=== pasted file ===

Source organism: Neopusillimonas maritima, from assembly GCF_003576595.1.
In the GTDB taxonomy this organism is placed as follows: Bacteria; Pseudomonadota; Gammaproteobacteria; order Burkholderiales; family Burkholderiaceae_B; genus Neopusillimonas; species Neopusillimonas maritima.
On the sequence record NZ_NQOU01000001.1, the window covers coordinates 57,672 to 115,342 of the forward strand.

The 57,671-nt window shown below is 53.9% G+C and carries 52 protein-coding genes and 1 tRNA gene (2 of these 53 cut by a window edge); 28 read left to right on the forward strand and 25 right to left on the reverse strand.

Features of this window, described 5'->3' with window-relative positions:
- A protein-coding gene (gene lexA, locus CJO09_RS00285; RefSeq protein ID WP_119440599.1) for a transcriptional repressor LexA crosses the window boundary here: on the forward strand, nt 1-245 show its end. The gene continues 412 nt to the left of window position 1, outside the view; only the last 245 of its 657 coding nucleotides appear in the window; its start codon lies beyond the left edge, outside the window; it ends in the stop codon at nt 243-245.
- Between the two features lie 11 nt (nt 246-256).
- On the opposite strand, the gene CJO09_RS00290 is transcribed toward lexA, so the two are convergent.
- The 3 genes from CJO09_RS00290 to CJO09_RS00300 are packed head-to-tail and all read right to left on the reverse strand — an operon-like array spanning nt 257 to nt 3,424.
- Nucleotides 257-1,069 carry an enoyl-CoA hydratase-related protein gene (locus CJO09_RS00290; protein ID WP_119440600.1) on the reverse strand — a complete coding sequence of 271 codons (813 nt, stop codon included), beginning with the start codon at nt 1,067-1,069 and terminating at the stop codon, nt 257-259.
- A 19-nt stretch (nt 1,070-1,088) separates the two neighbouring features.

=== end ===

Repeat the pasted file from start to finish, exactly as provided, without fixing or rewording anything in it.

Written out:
Source organism: Neopusillimonas maritima, from assembly GCF_003576595.1.
In the GTDB taxonomy this organism is placed as follows: Bacteria; Pseudomonadota; Gammaproteobacteria; order Burkholderiales; family Burkholderiaceae_B; genus Neopusillimonas; species Neopusillimonas maritima.
On the sequence record NZ_NQOU01000001.1, the window covers coordinates 57,672 to 115,342 of the forward strand.

The 57,671-nt window shown below is 53.9% G+C and carries 52 protein-coding genes and 1 tRNA gene (2 of these 53 cut by a window edge); 28 read left to right on the forward strand and 25 right to left on the reverse strand.

Features of this window, described 5'->3' with window-relative positions:
- A protein-coding gene (gene lexA, locus CJO09_RS00285; RefSeq protein ID WP_119440599.1) for a transcriptional repressor LexA crosses the window boundary here: on the forward strand, nt 1-245 show its end. The gene continues 412 nt to the left of window position 1, outside the view; only the last 245 of its 657 coding nucleotides appear in the window; its start codon lies beyond the left edge, outside the window; it ends in the stop codon at nt 243-245.
- Between the two features lie 11 nt (nt 246-256).
- On the opposite strand, the gene CJO09_RS00290 is transcribed toward lexA, so the two are convergent.
- The 3 genes from CJO09_RS00290 to CJO09_RS00300 are packed head-to-tail and all read right to left on the reverse strand — an operon-like array spanning nt 257 to nt 3,424.
- Nucleotides 257-1,069 carry an enoyl-CoA hydratase-related protein gene (locus CJO09_RS00290; protein ID WP_119440600.1) on the reverse strand — a complete coding sequence of 271 codons (813 nt, stop codon included), beginning with the start codon at nt 1,067-1,069 and terminating at the stop codon, nt 257-259.
- A 19-nt stretch (nt 1,070-1,088) separates the two neighbouring features.